There are two schools of thought when it comes to fibromyalgia.
Some doctors believe it exists, and it’s a very real illness/disabling condition.
Other doctors don’t believe it exists, and that it’s all in your head.
Insurance companies and their lawyers, tend to side with the latter. Personal injury lawyers and their clients tend to side with the former.
In any event, fibromyalgia is one of the most difficult disabling conditions for a lawyer to prove. Next to a minor brain injury which doesn’t show up on any type of x-ray, scan or MRI, it’s right up there. It’s also one of the most difficult disabilities for somebody to explain to another person. You look fine. You don’t have any visible breaks, abrasions or wounds. So, what could possibly be wrong?
Some of the most common things our lawyers hear things from clients are complaints such as:
- It’s hurts all over
- I have really bad headaches
- I’m tired all the time
- I can’t think properly, I can’t concentrate, I can’t read, I can’t remember things, My mind is like mush
- I’m sad
- I cry for no reason or really easily
- I have problems sleeping at night
- I have little motivation to do things
- The pills I take don’t work and make me drowsy
- I keep to myself and don’t socialize as much anymore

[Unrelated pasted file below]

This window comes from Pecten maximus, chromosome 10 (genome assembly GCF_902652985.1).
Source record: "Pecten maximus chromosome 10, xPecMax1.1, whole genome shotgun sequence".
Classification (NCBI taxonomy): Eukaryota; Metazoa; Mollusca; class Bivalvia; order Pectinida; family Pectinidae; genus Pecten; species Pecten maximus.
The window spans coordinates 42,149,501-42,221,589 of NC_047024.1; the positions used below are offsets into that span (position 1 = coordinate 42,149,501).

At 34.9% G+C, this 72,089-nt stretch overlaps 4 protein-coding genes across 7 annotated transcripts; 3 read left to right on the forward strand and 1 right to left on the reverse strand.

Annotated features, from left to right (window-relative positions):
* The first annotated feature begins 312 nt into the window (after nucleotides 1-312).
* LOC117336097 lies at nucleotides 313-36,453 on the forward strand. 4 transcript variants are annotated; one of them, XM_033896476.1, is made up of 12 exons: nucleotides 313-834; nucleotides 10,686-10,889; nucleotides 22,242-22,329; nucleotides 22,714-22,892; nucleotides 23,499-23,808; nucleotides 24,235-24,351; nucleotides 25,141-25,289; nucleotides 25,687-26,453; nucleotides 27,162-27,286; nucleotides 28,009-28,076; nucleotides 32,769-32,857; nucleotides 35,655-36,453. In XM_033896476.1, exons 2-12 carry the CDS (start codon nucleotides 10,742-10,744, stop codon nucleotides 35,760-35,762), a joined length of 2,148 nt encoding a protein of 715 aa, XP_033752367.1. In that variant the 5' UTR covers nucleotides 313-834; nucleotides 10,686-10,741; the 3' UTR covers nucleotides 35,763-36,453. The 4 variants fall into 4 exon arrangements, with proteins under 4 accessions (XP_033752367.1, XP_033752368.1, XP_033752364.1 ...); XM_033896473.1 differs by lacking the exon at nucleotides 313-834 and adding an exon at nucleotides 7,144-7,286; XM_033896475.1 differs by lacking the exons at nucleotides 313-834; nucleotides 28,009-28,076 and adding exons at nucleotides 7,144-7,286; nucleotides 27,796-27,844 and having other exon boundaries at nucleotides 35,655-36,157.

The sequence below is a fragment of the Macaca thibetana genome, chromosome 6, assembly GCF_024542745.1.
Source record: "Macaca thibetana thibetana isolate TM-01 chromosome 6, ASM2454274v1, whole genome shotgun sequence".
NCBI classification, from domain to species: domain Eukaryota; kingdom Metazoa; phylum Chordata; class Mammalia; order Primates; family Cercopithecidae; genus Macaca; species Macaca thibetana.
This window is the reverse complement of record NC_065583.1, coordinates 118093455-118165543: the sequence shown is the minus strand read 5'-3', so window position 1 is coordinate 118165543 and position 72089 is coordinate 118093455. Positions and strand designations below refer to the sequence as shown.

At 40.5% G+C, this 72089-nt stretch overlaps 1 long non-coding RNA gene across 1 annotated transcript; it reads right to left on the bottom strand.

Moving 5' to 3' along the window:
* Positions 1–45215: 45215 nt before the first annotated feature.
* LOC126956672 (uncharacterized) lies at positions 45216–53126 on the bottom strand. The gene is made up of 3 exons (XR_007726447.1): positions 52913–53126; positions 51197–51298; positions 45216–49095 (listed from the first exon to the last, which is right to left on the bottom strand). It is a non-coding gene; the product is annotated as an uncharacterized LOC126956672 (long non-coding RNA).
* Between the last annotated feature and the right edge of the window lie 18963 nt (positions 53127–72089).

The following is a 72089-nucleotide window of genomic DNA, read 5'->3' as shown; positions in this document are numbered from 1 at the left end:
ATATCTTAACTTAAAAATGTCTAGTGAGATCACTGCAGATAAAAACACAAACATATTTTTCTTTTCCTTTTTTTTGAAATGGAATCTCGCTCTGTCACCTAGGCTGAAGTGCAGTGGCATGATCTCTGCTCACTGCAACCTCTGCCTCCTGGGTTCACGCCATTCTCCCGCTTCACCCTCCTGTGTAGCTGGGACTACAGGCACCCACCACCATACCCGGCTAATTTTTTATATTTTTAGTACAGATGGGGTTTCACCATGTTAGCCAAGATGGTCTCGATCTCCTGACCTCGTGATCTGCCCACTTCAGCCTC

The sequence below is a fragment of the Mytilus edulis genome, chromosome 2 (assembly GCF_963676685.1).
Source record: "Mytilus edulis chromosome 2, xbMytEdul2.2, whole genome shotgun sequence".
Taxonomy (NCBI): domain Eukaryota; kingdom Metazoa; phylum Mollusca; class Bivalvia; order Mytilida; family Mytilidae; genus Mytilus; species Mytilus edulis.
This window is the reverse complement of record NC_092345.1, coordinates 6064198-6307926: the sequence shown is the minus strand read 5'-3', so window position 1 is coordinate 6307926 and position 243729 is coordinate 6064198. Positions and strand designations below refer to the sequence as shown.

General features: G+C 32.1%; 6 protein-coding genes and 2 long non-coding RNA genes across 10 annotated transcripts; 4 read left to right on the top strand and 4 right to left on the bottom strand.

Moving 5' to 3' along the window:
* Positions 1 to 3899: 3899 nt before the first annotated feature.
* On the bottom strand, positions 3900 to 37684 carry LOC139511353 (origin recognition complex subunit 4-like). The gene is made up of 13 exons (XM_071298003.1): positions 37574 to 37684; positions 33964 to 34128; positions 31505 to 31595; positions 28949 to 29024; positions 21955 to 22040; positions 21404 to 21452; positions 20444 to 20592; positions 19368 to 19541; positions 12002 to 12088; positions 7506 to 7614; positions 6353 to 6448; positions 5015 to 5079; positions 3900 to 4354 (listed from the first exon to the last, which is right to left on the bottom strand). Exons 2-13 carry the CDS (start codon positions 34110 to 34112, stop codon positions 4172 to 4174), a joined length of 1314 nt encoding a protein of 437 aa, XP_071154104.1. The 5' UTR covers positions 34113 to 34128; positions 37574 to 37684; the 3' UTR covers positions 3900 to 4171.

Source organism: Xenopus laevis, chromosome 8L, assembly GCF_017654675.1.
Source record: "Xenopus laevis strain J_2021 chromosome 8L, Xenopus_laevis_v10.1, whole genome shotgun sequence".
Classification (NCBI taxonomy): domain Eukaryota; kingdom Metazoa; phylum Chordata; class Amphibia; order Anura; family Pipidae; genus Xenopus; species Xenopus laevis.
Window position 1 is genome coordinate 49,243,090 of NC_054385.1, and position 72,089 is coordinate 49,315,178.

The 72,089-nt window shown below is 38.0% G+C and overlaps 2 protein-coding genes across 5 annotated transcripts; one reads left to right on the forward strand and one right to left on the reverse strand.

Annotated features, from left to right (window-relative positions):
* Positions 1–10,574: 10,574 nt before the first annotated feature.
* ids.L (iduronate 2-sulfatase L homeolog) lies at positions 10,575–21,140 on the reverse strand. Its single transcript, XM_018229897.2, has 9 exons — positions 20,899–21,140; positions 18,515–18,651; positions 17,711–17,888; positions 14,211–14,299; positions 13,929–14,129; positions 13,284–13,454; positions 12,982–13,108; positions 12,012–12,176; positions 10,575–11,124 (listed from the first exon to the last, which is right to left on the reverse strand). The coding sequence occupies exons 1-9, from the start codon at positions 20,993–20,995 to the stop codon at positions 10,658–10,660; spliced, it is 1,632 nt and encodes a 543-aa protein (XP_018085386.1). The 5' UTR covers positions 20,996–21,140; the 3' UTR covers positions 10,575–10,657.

- Nobody understands what I’m going through
YOU’RE NOT ALONE!!!! These complaints are very common.
Our law firm has helped countless fibromyalgia sufferers over the years get the compensation and medical support they deserve. We understand that communicating things which can’t be seen on any x-ray scan or MRI are difficult to explain to a lay person, friends or a family member. What’s most important is having the right legal team set up your claim properly from day #1 so that your case is set up to win.
One of things that’s very important is getting proper medical attention. This all starts with the family doctor. If you’re family doctor is “old school”, s/he will probably tell you to suck it up and work through the pain and depression. After your 18th visit or so telling you the same thing, without referring you to a analyst or a to a pain clinic, it’s clear that your family doctor, as nice as s/he is; just DOESN’T GET IT, or DOESN’T WANT TO DEAL WITH YOUR PAIN.
Believe it or not, this is common. Family doctors don’t like dealing with chronic pain patients. The amount of time they need to invest in their care is HIGH, and the associated billing codes for OHIP are LOW. That means they have to spend more time with fibromyalgia patients for less money. When they can be seeing three times as many different patients and billing at a higher rate. Other reasons why family doctors may not want to deal with fibromyalgia patients are because they are COMPLEX and COMPLICATED cases to deal with; which require a lot of management. Or, the family doctor may simply not believe in fibromyalgia at all; therefore; s/he doesn’t want to deal with it. These things aren’t supposed to happen; but in real life; THEY DO! We see it more frequently then we’d like to admit.
Ask your family doctor to refer you to a analyst who deals with firbromyalgia. A rheumatologist, a physiatrist or a pain clinic can all help. Or ask them to refer you to a different family doctor who has a specialty in treating chronic pain. All are good options. Here is a great website to doctors who accept or treat fibromyalgia sufferers.